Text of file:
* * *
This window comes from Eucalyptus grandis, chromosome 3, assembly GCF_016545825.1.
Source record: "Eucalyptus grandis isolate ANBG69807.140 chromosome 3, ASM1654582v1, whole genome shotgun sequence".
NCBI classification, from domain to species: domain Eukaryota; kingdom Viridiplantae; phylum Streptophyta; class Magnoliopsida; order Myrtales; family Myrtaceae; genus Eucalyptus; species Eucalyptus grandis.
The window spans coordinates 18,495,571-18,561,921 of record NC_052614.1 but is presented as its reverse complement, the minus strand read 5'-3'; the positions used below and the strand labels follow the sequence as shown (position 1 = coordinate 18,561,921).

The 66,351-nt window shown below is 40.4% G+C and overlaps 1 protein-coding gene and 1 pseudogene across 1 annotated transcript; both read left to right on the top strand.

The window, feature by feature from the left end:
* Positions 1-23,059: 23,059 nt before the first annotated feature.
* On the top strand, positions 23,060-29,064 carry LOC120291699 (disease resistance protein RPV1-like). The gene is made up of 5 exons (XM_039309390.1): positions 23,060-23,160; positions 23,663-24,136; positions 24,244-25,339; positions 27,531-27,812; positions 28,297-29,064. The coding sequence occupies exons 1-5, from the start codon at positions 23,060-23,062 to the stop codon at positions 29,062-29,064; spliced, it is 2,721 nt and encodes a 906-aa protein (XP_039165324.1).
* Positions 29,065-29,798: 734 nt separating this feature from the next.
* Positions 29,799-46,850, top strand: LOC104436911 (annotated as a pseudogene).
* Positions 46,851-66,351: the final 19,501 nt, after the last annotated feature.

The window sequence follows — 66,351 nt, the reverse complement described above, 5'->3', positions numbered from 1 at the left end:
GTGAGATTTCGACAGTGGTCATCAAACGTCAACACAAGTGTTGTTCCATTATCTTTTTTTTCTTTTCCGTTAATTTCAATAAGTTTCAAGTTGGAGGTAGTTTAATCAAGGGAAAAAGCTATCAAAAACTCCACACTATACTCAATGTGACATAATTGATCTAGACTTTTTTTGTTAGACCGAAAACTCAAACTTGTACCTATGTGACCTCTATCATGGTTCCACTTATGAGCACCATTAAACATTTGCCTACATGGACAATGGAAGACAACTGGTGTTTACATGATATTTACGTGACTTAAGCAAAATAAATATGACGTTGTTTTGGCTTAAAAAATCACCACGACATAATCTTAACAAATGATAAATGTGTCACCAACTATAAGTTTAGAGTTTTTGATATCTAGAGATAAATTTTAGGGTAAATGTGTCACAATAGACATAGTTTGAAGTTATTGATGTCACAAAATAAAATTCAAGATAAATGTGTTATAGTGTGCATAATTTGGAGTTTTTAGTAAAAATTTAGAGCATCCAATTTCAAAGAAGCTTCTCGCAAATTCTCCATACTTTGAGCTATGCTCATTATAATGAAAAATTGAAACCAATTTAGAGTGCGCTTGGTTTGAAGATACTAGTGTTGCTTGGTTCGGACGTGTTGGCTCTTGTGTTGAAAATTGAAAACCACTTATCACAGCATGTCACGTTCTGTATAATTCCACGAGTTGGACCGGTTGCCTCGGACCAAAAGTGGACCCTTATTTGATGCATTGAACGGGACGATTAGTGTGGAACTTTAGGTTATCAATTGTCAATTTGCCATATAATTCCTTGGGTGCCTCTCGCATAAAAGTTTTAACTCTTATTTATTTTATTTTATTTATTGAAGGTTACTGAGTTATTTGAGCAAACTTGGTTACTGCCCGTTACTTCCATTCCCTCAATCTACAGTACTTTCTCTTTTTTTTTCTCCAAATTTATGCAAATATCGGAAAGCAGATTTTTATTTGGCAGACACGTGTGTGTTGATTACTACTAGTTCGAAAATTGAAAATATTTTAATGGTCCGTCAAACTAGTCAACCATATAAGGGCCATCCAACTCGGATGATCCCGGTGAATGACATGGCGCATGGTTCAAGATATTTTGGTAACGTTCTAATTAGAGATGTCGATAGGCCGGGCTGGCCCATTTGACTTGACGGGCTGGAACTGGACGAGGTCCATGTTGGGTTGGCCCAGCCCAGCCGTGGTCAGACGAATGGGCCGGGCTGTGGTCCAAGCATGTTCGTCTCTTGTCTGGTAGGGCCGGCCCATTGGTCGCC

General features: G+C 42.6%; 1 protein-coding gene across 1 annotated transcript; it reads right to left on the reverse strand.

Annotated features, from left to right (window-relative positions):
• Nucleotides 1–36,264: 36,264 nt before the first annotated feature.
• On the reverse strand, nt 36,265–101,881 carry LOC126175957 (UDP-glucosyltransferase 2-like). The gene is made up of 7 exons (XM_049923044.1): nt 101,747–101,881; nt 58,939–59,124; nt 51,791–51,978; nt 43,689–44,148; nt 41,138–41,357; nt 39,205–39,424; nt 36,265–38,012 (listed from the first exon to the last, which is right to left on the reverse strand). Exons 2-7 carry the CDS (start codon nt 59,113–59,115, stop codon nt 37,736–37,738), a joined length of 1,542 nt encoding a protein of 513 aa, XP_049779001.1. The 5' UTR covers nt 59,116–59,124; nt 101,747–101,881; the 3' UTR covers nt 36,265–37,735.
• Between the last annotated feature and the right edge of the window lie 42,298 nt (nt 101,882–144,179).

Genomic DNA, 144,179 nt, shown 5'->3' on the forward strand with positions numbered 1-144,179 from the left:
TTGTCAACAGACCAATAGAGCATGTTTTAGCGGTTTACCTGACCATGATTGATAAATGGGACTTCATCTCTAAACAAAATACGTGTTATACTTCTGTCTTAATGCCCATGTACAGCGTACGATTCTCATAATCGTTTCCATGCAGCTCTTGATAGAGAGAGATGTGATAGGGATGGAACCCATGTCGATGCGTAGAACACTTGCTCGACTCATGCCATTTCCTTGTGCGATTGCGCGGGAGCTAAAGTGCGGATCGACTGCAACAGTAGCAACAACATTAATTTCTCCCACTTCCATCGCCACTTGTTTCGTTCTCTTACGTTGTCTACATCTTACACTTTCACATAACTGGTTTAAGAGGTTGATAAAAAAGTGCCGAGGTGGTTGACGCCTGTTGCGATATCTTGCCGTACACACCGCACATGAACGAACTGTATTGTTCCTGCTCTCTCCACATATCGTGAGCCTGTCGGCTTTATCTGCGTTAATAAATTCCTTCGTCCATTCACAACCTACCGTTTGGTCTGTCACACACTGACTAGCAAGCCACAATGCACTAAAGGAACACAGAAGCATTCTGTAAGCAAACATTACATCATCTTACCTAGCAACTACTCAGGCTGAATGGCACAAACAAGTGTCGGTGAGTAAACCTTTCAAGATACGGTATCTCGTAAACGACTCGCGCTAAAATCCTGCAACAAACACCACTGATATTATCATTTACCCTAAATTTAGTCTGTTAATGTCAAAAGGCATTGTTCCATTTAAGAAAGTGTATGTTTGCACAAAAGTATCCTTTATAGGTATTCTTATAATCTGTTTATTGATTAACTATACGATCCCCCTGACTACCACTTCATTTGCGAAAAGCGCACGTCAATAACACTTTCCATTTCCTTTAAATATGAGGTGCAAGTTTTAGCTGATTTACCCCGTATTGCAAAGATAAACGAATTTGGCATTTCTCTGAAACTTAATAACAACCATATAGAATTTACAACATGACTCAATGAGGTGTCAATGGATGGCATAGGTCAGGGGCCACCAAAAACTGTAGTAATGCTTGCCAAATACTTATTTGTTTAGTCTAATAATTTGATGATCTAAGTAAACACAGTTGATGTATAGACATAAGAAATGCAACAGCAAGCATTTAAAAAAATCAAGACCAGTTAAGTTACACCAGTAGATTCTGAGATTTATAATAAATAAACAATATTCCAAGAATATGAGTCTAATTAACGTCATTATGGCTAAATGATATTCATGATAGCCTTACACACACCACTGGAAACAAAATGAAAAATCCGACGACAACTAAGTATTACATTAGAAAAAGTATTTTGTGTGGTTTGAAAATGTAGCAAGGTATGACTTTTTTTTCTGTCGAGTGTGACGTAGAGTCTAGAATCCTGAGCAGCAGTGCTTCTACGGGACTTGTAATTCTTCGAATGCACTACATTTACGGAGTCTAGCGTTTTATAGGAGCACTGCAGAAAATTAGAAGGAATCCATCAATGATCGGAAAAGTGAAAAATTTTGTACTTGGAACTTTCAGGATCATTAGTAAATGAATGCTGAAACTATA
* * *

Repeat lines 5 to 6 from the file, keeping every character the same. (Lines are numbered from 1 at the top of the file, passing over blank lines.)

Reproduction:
The 66,351-nt window shown below is 40.4% G+C and overlaps 1 protein-coding gene and 1 pseudogene across 1 annotated transcript; both read left to right on the top strand.

The window, feature by feature from the left end: